In conversation with Polly Samson.
In conversation with Polly Samson.
Martin Eder has an interesting place in the art world. Using watercolour as his medium Eder is something of a maverick.
This new compendium provides a critical reference on contemporary Asian art, surveying art created in Asia or by Asian artists from the 1990s onwards.
In this collection, Nancy Princenthal not only presents a comprehensive survey of the Wilke’s oeuvre but also uncovers the rhetoric behind the artist’s work.
Including 14 previously unpublished stories that Vonnegut wrote in the 1950s, Look at the Birdie provides insight into the early development of Vonnegut’s style.
Operation Napoleon is a intriguing novel, bleak and harsh in its description of cold, military narratives.
The Interrogative Mood is a remarkable book. Composed entirely of questions, the premise seems arbitrary yet it is astonishingly insightful.
In The End, Scibona presents a powerful discourse on the realities of being an immigrant in a country where hopes and dreams can fast turn to poverty and loss.
Forced Entertainment’s reconciles the conflict between performer and performance, using movement and sound to reveal the rusted mechanics of theatre.
Comprised of four young boys from Reykjavik, FAMR is a band with fantastic potential and bucket-loads of ambition.
These sentimental Swedes have created an album with heart warming sensibilities snugly fitting into Nu Gaze.
Produced in Paris and New York, In the Mood for Life is infused with urban life, celebrating the notion of city living.
The upbeat, catchy nature of this album has a touch of Vampire Weekend, but it’s the strikingly high-speed guitar riffs that give Maps & Atlases their trademark edge.
Cortney Tidwell is well known in the world of country; her family have played a significant role in Nashville’ industry.
The new record from Mice Parade is their first in the band’s second decade – and if you haven’t already heard of them, you should start with this album.
The Hundred in the Hands’ first full-length album, retains the excitement and fervour expected of a debut, while creating a practiced, coherent sound.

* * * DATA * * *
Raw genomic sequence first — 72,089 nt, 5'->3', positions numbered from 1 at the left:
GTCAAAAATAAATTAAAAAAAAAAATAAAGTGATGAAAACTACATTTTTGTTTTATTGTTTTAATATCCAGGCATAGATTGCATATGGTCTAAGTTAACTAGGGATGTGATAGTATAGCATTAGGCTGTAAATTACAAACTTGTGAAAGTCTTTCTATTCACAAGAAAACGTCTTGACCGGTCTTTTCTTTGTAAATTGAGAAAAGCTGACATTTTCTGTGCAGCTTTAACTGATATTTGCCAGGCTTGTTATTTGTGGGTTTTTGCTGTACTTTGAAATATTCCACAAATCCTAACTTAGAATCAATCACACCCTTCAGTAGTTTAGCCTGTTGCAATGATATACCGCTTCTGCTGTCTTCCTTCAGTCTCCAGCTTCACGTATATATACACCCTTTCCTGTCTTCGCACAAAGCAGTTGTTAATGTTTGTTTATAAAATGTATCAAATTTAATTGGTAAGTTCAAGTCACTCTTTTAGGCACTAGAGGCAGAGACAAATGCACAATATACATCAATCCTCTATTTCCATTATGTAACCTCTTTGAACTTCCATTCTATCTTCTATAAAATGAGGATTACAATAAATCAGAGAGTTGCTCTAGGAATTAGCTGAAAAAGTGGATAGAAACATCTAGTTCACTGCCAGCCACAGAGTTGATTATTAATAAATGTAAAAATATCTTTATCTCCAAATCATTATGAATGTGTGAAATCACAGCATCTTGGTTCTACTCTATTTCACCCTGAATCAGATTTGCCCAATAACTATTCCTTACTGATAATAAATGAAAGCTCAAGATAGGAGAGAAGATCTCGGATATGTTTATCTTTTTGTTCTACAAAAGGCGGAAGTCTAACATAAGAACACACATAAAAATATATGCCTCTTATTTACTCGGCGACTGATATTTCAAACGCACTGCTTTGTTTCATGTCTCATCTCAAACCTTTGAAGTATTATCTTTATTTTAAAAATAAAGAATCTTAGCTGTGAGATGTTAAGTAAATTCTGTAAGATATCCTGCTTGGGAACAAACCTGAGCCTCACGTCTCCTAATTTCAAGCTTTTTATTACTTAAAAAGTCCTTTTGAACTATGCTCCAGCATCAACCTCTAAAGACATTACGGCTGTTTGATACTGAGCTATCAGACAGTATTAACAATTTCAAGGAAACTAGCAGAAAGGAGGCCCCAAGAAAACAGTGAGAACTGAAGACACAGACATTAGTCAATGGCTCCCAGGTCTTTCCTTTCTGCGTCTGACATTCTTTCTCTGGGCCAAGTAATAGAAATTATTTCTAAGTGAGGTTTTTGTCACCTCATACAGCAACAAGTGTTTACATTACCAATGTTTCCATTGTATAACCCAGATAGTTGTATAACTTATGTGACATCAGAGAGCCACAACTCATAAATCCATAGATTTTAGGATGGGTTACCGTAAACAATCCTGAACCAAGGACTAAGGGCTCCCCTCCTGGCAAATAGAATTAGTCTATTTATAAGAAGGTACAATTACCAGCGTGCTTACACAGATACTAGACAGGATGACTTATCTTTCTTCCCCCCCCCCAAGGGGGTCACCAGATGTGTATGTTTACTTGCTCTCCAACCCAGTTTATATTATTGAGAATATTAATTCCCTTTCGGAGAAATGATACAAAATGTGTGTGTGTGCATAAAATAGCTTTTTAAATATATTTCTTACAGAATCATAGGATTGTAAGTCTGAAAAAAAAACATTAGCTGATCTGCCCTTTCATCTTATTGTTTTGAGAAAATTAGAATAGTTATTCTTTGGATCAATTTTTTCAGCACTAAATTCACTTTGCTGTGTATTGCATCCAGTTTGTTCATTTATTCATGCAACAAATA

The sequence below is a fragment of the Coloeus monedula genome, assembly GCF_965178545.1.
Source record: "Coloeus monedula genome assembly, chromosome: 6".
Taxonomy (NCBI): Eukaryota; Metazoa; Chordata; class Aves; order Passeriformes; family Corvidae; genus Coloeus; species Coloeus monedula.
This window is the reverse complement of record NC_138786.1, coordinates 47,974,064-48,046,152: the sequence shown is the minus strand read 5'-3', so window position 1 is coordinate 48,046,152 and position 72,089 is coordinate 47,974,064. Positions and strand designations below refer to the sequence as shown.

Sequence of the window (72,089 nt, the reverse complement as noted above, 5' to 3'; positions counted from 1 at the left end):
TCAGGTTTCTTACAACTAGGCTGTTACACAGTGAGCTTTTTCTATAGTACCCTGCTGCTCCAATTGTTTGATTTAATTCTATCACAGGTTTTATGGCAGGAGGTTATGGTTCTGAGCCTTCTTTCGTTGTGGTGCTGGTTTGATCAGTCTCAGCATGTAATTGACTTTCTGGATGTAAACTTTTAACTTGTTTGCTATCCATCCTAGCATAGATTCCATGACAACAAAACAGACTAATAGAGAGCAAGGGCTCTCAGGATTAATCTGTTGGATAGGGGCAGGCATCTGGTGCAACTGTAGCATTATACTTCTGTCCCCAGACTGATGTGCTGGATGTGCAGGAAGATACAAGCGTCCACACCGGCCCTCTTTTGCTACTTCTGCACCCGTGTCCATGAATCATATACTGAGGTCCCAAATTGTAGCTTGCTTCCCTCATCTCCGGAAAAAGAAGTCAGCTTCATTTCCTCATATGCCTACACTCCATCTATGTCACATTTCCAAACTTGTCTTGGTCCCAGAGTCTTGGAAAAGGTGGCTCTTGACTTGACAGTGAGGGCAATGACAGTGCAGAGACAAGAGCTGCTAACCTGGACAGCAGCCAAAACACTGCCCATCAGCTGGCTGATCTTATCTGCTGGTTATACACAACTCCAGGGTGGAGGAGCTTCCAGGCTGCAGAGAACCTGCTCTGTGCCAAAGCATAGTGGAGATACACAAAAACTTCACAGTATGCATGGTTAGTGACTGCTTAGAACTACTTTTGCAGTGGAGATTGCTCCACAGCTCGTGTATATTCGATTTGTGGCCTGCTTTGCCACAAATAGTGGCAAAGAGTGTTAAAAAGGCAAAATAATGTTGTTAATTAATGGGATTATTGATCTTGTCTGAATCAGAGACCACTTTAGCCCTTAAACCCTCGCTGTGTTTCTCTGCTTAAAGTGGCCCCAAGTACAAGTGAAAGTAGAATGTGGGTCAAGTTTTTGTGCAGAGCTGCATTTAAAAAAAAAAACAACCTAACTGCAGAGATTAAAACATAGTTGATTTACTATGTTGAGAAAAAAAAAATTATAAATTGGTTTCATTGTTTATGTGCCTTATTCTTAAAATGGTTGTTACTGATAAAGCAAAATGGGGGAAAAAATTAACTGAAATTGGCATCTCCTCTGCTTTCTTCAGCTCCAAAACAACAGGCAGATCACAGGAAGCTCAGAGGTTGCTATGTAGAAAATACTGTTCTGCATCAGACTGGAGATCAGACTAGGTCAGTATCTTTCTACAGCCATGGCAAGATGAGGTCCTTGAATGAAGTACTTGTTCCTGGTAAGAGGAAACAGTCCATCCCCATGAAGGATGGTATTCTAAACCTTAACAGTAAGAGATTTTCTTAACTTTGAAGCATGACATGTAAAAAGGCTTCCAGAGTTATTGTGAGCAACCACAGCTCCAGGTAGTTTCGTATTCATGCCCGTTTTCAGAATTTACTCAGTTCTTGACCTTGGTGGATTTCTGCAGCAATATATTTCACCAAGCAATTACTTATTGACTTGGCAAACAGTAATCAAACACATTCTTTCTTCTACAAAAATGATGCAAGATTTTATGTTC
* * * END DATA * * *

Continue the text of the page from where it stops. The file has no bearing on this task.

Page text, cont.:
Vinyl records occupy a very curious space in the musical landscape – but is it a dying format kept on life support by die-hard fans, or is it a sign of something bigger?
Lorenzo Fusi is the curator for International, the lead exhibition at the 2010 edition of the Liverpool Biennial.
Elliot Grove, Founder of Raindance Film Festival, offers Ten Ways to help you Make Compelling Content.
Clio Barnard’s exploration of playwright, Andrea Dunbar’s life, combines reality with artifice in an exciting new creation.
Newcomer, Rebecca Handler, explores visual culture within the context of contemporary image-making.
In autumn 2010 at the Purdy Hicks Gallery, Neeta Madahar explored the natural and the contrived by subverting the airbrushed and the false.
Eschewing their mass-market traditions, new designers are increasingly looking towards the machine to invade the realm of haute couture and reassess uniqueness.
Small Scale, Big Change explores 11 new architectural projects redressing the social responsibilities of architecture and debunking grand manifestos.
By Bethany Rex History tells us that fashion trends often act as harbingers of economic change and fashion’s recent sombre mood is no exception. The…
Beyond COLOR: Color in American Photography, 1950-1970, opened last week in New York. This show re-examines of a crucial moment in photography’s short history, when…